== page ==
A paper well worth reading on the relationship between the Walker circulation and ENSO is Weakening of the Walker Circulation and apparent dominance of El Nino both reach record levels, but has ENSO really changed?, by Scott Power of the Australian Bureau of Meteorology, and Ian Smith of CSIRO. It is very well written and helpful. They aim to prove a notion:
We also document what appears to be a concurrent period of unprecedented El Nino dominance. However, our results, together with results from climate models forced with increasing greenhouse gas levels, suggest that the recent apparent dominance might instead reflect a shift to a lower mean SOI value.
The idea is that global warming is causing a weakening of the Walker circulation, and consequently more negative SOI values, on average. Dr Jones has proposed that this is the reason the cumulative sum of SOI is highly correlated with global temperatures. I think the data only show the ‘period of unprecedented El Nino dominance’ between 1976 and 1998 produces the trend, and cSOI largely matches all the wiggles in between.
Perhaps the difference is: a belief in a generalized weakening in the Walker circulation related to GW, vs a specific anomalous period of SOI generating a large part of global warming.
Power and Smith go on to make some other interesting statements. They note the disagreement about ENSO between models, and the relationship between weakening of the Walker circulation and the apparent intensity of the post 1977 period:
The Walker Circulation tends to weaken in climate models forced with increasing greenhouse gases [Tanaka et al., 2004; Vecchi et al., 2006; Meehl et al., 2007].
 On the other hand, there is currently no consensus amongst climate models concerning change in the behaviour of ENSO in response to global warming [Cane, 2005; Collins et al., 2005; Guilyardi, 2006; Nyenzi and Lefale, 2006; Philip and van Oldenborgh, 2006; van Oldenborgh et al., 2005; Zelle et al., 2005; Meehl et al., 2007].
 However, if global warming is largely responsible for the observed decline in the average value of the SOI over the period 1977 â€“ 2006 then the threshold values used to define ENSO events need to be lowered (by approximately 3 SOI units). Under the new thresholds the apparent dominance of El Nino disappears.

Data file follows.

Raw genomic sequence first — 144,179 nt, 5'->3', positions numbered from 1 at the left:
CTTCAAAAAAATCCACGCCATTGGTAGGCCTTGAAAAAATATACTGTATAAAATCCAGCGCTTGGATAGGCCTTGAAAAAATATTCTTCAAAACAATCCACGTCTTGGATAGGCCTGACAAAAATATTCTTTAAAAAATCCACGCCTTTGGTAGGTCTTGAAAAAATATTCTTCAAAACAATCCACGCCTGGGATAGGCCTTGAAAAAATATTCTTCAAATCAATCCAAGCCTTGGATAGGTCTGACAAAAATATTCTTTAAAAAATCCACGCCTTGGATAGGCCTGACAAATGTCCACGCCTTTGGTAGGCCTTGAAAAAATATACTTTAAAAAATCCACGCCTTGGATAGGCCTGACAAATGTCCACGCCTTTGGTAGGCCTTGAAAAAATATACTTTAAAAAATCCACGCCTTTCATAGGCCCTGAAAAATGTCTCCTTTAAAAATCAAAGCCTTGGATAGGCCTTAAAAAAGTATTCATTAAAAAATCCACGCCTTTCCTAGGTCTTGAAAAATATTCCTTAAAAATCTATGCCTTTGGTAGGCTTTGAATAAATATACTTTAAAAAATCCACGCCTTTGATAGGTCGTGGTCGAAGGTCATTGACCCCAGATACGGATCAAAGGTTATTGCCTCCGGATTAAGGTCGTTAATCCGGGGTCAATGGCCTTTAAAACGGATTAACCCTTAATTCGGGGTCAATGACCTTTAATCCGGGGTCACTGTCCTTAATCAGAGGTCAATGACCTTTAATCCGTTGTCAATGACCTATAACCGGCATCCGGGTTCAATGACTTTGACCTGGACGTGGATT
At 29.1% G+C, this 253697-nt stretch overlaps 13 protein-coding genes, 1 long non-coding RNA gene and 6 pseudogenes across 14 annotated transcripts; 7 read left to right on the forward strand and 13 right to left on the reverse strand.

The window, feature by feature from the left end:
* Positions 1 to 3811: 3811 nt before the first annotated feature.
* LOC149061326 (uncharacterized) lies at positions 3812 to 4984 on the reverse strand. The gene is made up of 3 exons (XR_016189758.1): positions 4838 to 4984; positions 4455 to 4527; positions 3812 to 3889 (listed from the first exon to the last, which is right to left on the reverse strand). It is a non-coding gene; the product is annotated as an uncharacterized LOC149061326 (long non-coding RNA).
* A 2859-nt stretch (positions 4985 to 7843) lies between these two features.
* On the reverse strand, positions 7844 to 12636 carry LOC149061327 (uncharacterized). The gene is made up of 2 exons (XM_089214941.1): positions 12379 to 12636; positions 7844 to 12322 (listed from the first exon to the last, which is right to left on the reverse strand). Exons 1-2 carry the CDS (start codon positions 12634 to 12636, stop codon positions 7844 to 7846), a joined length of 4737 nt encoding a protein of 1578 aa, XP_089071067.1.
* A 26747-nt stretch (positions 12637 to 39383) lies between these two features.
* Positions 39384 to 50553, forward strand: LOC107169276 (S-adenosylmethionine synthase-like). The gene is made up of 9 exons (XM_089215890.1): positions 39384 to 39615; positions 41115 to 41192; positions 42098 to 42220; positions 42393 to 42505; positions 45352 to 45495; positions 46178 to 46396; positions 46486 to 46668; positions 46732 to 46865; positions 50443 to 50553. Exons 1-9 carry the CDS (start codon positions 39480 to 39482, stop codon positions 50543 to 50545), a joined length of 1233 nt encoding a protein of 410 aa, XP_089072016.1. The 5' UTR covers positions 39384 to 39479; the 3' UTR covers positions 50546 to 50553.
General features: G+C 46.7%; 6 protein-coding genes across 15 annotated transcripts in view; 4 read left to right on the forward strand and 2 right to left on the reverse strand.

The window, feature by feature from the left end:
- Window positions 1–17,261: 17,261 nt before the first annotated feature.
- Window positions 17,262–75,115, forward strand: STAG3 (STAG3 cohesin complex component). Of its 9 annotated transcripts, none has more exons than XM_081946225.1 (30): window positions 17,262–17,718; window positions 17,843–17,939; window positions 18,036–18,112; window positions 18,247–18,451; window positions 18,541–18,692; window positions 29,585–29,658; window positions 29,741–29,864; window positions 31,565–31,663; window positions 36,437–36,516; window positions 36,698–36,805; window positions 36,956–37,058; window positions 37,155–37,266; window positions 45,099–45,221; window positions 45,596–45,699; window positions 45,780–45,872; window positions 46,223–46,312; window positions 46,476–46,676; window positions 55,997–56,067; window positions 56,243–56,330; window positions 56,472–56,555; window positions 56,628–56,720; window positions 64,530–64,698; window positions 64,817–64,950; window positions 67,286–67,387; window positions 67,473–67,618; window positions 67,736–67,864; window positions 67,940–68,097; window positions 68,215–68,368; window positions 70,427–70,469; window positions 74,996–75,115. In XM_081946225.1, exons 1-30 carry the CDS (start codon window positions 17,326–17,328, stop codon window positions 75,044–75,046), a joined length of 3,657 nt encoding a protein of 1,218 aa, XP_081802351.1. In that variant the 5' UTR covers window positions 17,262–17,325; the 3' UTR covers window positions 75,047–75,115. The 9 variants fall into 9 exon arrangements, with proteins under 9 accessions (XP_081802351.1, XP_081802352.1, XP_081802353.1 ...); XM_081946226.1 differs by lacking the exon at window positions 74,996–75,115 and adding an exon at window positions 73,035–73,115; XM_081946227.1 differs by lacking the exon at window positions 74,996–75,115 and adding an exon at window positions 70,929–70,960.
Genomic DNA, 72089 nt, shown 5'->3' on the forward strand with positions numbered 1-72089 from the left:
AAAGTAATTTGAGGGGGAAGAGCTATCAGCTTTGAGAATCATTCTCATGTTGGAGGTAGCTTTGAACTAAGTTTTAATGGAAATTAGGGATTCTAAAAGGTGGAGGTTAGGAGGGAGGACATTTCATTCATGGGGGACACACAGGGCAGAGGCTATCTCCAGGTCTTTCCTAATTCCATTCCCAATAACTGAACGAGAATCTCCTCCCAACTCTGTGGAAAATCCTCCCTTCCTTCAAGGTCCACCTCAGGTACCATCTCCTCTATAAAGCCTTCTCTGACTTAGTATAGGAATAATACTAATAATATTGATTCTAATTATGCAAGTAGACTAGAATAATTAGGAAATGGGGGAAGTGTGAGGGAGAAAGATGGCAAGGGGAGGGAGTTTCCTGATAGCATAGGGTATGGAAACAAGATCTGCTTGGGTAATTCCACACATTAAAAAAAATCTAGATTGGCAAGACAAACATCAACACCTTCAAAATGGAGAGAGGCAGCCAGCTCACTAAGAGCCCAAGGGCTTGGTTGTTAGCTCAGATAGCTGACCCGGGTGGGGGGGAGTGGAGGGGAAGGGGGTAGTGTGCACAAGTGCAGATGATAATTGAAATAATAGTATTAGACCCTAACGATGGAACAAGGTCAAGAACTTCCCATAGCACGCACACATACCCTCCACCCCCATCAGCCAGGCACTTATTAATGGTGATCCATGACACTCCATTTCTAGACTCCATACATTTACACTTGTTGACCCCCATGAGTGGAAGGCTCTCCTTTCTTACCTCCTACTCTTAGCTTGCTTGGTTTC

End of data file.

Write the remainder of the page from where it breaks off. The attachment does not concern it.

This is similar situation whereby the frequency of extreme events, like heatwaves, appear to increase when the trend of average temperatures is increasing. Finally they say:
This simple interpretation gives a result that is consistent with modelling results:
global warming weakens the Walker Circulation and warms the tropical Pacific Ocean, but has little impact on tropical ENSO-driven variability about the new mean-state [Meehl et al., 2007]. While plausible, further research is needed to help quantify the extent to which global warming has in fact driven the unprecedented recent decline in the 30-year average value of the SOI. Southern Oscillation Index (SOI, blue).
However, they did not exclud the possibility that the apparent drift in Walker circulation is an artifact of the ‘period of unprecedented El Nino dominance’. They support the change in the baseline SOI with a structural break model, a methodology that luke claims is not used by real climate scientists and Nick says is ‘technical analysis’.
The break model is consistent with a ‘period of unprecedented El Nino dominance’, not only a weakening in the Walker circulation. To support their hypotheses they would need a significant negative slope on the SOI and other indexes prior to 1977, something that I bet isn’t there — a little fly in the ointment not disclosed by the authors.
It does not affect our study however, as the presence of a ‘drift down’ in the SOI mean would not affect the correlation of the cSOI, as linear regression adjusts the coefficient to compensate for this. This is one of the reasons its unreliable to estimate relative contributions from linear regressions.
Nor does it affect attempts to quantify the effects of the ‘period of unprecedented El Nino dominance’ on global mean temperature — an effect despite acknowledgment in the AR4 does not have been seriously considered as a contributor to the ‘unprecedented’ warming trend since 1960.